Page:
Stand-out documentary about the life of the late INXS frontman seems destined for wider release



Source: Tribeca Film Festival

‘Mystify: Michael Hutchence’

 Dir/sc: Richard Lowenstein. Australia/UK. 2019. 102mins

Twenty-two years after Michael Hutchence’s death at the age of 37, Richard Lowenstein’s documentary portrait of the Australian singer justifies his status as a genuine rock god. The densely woven and worshipfully presented archival footage of the INXS frontman, on stage and off, is a reminder that in terms of wild talent and Dionysian sexiness, he belongs in the same company as Mick Jagger, Jim Morrison, and Robert Plant. Much more importantly, the film makes a powerful case that, despite a troubled upbringing, Hutchence was not naturally self-destructive.

What lifts it above the majority of documentaries about celebrities and artists is its extraordinary intimacy.

Commercial and awards prospects are promising for Mystify, which premiered in the Tribeca Film Festival’s Documentary Competition. What lifts it above the majority of documentaries about celebrities and artists is its extraordinary intimacy. Lowenstein was INXS’s main pop video director and a close friend of Hutchence (whom he also directed in the 1986 feature Dogs in Space). He had access to a trove of film and photos chronicling Hutchence’s life and secured moving and insightful interviews with his sister Tina, their younger brother Rhett, and with Hutchence’s lovers Michèle Bennett (who was his longtime confidante), Kylie Minogue, and Helena Christensen. His bandmates and pal Bono also contribute, among many more,

The aural testimony Lowenstein accrued (having jettisoned the idea of using talking heads) leave little doubt that the depression, uncharacteristic aggressiveness, increased recreational drug use, and Prozac dependency that shaded Hutchence’s last five years sprang directly from the brain damage he suffered after being assaulted by a Copenhagen cab driver in August 1992. As it did Amy Winehouse, the British tabloid press pushed the vulnerable Hutchence into paranoia – sadly revealed in his late on-camera interviews – when reporting his ruinous affair with Paula Yates and her rancorous child custody battle with ex-husband Bob Geldof.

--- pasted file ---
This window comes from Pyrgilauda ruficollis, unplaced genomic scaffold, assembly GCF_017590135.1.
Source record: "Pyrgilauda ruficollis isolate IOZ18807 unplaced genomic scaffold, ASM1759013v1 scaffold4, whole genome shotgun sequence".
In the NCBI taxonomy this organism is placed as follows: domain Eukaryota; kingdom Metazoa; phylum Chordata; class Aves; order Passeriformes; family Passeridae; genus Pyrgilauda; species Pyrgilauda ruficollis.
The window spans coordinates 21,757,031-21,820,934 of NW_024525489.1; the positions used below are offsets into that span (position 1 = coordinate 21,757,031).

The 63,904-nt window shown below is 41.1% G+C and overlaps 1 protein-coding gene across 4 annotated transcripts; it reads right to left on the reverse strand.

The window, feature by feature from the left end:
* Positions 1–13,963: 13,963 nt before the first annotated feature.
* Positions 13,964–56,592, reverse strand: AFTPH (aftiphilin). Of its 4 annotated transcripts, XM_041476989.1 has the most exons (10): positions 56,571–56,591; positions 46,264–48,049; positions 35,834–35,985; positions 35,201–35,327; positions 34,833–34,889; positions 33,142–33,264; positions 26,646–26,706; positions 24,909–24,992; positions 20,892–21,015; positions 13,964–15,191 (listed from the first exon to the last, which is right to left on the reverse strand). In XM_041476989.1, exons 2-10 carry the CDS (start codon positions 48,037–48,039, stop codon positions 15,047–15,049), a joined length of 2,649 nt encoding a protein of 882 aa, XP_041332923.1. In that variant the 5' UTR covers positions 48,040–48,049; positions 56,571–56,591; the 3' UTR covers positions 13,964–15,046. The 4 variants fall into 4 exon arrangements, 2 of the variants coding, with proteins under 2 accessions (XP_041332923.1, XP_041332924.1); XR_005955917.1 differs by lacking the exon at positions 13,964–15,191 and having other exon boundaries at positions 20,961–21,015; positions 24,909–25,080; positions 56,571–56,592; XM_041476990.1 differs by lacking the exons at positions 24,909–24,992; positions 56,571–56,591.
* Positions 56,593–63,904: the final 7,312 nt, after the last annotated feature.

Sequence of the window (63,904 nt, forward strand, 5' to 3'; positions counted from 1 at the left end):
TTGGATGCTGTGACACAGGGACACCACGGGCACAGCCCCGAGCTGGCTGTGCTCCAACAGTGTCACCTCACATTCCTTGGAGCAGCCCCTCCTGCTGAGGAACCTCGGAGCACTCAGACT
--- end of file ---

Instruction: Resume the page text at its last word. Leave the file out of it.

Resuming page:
The November 1997 hearing adjournment that meant Yates wouldn’t be able to bring her and Hutchence’s infant daughter Tiger Lily to visit him in Sydney seemingly triggered the star’s spontaneous suicide by hanging. Entrapment in the relentless INXS touring machine played its part in the emotional erosion of a homebody whose deep-seated shyness and sensitivity were at odds with his public persona.

Among the home movies Lowenstein excerpts, there is endearing 16mm footage, much of it photographed by the singer himself, of Minogue and Hutchence cavorting on a ship’s deck and exploring the Venice-bound Orient Express. (At the post-premiere Q&A, Lowenstein said this footage had been lost in his attic for twenty years.) Video clips of Hutchence and Christensen partying in Italy capture, as Christensen admits, the unashamed hedonism of their lifestyle.

Chronologically organised, Mystify feels a little hagiographic in its first half, which traces INXS’s rise, attributable as much to Hutchence’s magnetism as to the band’s music. Around the midway point, though, Lowenstein smartly flips the film into an interrogation of the Hutchence siblings’ unstable childhoods. In the prolonged absences of their parents, businessman Kell Hutchence and makeup artist Patricia Glassop, schoolgirl Tina was left to raise Michael. Left behind by Patricia when she took Michael to live in California for a year. Rhett was looked after by a series of druggy babysitters, one of whom fatally OD’d in front of him. A teenage addict himself, Rhett was re-embraced by Michael after he went through rehab. He shows admirable courage in speaking so candidly to Lowenstein.

During his romance with Minogue, Hutchence delighted in teaching her about movies and books that he’d discovered for himself. He gave her a copy of Patrick Süskind’s ’Perfume’, and Lowenstein included Minogue’s film of him joyfully summarising its story. The scene meshes ironically with the disclosure that the severing of Hutchence’s olfactory neurons during the Copenhagen altercation caused him anosmia, the loss of the sense of smell. That in turn would have radically depleted his quality of life, a psychologist says in the film. This cautions against treating the Michael Hutchence tragedy as part of a doomed rock star syndrome. In life and death, he carved his own niche, and Mystify is a more than worthy tribute.

Production company: Ghost Pictures

International sales: Dogwoof Ltd.

Producers: Maya Gnyp, John Battsek, Andrew de Groot, Mark Fennessy, Richard Lowenstein, Lynn-Maree Milburn, Sue Murray

Cinematography: Andrew de Groot

Editors: Richard Lowenstein, Lynn-Maree Milburn, Tayler Martin

Music: Warren Ellis

Featuring: Michael Hutchence, voices of Tina Hutchence, Rhett Hutchence, Michèle Bennett, Kylie Minogue, Helena Christensen, Martha Troup, Bono